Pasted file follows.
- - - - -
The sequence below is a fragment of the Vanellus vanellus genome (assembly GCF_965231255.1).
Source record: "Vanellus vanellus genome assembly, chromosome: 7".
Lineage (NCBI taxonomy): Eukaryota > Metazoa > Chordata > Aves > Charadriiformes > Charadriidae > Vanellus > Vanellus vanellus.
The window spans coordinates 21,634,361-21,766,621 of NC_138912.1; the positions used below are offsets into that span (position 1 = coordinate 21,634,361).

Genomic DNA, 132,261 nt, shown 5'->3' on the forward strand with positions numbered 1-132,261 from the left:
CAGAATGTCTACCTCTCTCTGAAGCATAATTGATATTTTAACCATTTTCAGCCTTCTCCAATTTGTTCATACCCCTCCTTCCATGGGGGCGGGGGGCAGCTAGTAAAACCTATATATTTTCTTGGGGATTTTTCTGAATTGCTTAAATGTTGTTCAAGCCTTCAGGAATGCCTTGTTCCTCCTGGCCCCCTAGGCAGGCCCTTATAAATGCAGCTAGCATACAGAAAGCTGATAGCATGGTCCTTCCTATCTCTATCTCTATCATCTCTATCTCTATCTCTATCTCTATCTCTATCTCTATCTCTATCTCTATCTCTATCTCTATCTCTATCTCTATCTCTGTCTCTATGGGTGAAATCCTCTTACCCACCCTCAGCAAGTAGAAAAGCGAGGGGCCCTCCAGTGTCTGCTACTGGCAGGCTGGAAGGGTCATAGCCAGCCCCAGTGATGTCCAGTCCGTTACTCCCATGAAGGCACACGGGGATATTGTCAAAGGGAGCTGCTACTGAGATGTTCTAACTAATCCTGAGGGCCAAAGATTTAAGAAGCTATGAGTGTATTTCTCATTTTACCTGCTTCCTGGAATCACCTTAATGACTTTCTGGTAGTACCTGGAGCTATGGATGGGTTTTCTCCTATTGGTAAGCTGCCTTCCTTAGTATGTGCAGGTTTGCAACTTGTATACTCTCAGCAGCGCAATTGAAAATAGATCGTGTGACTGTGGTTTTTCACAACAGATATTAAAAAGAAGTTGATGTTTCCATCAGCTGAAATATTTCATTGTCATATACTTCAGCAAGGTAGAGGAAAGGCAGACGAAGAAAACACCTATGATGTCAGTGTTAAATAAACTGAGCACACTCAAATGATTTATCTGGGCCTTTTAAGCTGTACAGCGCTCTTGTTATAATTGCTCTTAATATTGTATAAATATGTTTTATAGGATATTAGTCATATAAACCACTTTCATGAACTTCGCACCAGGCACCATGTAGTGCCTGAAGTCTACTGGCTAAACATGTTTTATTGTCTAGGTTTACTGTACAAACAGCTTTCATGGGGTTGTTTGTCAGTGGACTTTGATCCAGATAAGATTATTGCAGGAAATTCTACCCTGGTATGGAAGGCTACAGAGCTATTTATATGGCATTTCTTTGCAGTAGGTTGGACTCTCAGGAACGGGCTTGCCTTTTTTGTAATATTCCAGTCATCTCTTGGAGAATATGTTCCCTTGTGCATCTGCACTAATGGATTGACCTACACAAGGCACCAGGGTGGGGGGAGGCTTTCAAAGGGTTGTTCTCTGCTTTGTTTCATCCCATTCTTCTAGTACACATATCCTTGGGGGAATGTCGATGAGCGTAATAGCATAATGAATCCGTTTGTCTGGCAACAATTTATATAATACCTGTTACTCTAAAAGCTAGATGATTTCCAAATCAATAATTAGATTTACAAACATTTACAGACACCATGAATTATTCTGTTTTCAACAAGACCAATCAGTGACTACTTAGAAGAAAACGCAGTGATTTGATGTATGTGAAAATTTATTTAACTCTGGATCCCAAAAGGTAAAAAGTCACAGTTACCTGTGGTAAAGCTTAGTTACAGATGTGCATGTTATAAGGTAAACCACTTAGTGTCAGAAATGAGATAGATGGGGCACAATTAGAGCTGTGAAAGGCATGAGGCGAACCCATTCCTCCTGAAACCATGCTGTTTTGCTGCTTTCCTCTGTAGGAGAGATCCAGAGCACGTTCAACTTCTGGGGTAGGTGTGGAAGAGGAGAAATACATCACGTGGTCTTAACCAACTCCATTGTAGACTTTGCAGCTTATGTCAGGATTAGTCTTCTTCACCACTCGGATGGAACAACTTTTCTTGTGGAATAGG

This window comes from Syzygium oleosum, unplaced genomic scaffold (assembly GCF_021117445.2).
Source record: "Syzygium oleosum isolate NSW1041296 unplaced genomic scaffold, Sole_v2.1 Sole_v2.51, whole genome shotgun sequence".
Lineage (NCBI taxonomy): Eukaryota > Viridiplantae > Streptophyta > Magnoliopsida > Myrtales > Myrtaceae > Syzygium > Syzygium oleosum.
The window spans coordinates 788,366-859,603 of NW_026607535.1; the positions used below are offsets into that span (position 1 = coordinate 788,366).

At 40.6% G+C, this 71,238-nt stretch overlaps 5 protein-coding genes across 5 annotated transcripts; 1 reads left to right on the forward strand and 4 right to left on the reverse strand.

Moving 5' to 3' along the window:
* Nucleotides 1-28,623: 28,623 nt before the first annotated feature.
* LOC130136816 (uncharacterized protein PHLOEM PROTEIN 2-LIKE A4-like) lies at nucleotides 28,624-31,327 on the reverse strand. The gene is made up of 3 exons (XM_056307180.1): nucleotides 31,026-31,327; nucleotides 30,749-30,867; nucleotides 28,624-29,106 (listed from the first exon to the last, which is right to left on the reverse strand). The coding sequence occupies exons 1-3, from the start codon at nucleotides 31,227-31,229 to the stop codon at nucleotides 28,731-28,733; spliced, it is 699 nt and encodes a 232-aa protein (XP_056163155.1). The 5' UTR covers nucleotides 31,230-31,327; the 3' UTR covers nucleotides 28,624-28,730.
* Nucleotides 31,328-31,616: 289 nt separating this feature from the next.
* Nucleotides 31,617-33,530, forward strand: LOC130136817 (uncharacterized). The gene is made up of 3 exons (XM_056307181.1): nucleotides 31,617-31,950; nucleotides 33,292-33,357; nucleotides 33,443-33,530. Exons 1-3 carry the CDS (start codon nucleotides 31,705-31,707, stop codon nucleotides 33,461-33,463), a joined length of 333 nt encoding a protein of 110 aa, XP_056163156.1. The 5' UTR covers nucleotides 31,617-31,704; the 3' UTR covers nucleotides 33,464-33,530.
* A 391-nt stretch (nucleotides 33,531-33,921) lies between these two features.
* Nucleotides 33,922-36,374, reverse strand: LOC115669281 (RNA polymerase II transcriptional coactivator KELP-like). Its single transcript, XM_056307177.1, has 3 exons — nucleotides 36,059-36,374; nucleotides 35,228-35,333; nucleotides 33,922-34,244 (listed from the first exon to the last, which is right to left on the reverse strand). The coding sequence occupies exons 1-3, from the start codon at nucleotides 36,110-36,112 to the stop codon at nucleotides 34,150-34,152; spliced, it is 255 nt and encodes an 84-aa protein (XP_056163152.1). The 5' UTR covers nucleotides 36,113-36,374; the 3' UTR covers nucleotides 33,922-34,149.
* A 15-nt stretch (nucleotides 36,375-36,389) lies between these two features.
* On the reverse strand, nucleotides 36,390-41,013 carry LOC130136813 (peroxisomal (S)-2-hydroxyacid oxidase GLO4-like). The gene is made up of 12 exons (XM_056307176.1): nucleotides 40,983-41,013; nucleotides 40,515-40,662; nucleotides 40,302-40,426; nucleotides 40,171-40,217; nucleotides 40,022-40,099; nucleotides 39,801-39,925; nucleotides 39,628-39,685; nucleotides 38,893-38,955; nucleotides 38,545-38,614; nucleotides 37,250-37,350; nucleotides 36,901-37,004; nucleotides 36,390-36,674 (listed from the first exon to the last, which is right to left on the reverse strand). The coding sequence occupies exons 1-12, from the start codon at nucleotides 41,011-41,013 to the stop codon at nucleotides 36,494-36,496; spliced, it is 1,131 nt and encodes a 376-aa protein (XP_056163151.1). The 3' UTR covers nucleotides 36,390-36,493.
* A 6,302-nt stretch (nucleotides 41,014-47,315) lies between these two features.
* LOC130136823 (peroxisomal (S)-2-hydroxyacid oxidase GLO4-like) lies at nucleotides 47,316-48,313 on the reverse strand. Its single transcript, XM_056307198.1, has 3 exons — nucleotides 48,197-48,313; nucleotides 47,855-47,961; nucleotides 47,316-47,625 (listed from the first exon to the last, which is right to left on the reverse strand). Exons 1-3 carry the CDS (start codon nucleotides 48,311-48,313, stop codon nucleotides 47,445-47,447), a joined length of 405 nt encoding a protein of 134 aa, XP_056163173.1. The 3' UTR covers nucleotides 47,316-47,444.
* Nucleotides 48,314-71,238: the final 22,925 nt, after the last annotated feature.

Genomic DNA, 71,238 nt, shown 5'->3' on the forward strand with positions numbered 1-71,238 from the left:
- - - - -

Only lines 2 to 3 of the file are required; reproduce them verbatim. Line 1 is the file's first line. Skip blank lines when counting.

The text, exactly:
Source record: "Vanellus vanellus genome assembly, chromosome: 7".
Lineage (NCBI taxonomy): Eukaryota > Metazoa > Chordata > Aves > Charadriiformes > Charadriidae > Vanellus > Vanellus vanellus.